On May 28, 1900, North Carolina was one of the best sites to take in a, drawing scientists and other skywatchers from the Smithsonian and around the world. Among them was a British magician and early filmmaker named Nevil Maskelyne who managed to capture what’s probably the earliest moving picture of such an event.
Now, over 119 years later, the Royal Astronomical Society has released the below restored footage captured by Maskelyne that day. A fragment of the film was rediscovered among the society’s archive and then scanned, reassembled and retimed frame by frame to be fully restored in 4K with help from the British Film Institute National Archive.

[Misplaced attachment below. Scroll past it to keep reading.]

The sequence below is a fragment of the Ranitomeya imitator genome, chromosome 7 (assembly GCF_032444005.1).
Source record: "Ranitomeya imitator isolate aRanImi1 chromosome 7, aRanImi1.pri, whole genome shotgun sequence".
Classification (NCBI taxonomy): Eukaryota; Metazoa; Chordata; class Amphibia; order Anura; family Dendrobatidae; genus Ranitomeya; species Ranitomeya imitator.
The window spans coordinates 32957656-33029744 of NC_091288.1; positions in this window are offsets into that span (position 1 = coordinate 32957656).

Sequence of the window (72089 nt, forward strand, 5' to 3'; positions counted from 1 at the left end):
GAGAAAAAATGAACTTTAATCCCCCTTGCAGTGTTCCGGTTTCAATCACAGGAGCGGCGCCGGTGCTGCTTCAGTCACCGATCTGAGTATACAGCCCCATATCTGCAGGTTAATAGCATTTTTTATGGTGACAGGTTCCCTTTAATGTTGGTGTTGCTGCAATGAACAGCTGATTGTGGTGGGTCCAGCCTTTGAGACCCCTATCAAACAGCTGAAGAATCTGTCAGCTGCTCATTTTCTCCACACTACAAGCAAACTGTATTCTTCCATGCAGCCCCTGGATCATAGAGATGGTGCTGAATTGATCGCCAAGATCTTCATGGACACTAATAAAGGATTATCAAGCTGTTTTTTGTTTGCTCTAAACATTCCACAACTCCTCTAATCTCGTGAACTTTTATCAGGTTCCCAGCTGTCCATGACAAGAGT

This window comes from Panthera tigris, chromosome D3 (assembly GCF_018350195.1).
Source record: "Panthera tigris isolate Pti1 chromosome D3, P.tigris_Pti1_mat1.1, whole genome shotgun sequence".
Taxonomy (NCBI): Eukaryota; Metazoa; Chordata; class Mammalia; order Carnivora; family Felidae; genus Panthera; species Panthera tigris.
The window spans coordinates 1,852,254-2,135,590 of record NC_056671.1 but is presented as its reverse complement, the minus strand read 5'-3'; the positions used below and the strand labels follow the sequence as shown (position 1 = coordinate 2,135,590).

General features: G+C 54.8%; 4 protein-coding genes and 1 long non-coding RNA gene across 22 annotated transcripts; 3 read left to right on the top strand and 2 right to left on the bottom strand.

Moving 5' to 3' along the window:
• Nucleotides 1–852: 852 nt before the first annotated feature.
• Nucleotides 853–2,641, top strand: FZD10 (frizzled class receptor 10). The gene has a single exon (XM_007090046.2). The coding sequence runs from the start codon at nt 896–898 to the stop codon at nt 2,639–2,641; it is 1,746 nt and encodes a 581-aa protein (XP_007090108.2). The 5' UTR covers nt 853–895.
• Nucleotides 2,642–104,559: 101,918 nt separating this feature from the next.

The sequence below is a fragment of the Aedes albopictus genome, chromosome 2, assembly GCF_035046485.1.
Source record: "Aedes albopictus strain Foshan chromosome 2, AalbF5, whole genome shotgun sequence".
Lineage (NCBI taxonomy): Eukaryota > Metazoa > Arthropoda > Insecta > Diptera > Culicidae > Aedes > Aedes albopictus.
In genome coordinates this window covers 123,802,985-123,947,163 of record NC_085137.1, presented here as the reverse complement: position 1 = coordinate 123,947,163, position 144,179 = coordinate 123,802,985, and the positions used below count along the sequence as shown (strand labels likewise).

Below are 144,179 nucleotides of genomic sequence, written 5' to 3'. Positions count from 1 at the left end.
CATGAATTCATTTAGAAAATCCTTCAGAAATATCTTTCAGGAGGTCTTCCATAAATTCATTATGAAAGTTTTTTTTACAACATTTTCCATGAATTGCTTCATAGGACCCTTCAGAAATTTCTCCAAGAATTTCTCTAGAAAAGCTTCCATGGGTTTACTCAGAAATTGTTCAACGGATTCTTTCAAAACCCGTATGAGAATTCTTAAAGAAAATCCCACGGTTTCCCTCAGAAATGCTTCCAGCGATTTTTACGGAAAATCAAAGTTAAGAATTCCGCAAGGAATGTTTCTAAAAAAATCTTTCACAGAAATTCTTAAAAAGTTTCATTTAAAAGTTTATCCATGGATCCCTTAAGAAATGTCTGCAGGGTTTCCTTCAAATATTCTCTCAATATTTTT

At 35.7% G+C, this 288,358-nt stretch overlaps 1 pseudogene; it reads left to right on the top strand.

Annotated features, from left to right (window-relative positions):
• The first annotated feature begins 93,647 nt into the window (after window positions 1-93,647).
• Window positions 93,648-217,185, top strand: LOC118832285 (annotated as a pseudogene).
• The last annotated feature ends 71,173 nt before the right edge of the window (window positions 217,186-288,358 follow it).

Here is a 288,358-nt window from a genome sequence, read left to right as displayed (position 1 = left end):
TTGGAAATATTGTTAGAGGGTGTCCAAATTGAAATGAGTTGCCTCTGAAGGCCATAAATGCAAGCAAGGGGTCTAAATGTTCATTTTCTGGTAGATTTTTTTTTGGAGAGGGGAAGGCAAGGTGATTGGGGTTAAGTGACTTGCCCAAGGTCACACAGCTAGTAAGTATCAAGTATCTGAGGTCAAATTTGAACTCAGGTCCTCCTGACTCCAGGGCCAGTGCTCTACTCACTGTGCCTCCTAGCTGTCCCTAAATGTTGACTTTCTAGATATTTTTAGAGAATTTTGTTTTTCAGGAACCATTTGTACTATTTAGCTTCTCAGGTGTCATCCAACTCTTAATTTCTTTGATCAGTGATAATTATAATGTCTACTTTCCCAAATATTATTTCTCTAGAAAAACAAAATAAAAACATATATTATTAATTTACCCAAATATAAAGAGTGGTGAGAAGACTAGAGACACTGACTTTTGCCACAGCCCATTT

“Perhaps the oldest surviving astronomical film, it is a really striking record of both early cinema and late Victorian eclipse observing,” Dr. Joshua Nall, chair of the RAS Astronomical Heritage Committee, said in a Thursday release.
To film the moon’s shadow slipping across the sun, Maskelyne created a special telescopic adapter for his camera. According to the BFI, this is his only film known to have survived.
Maskelyne’s interests in magic paralleled his pioneering work in film, with both relying on the state-of-the-art tech of the age.
“Film, like magic, combines both art and science,” said BFI silent film curator Bryony Dixon. “Harnessing 21st century technical magic, this 19th century attraction has been reanimated. Maskelyne wanted a novelty to show at his magic theatre — what better than the most impressive natural phenomenon of them all?”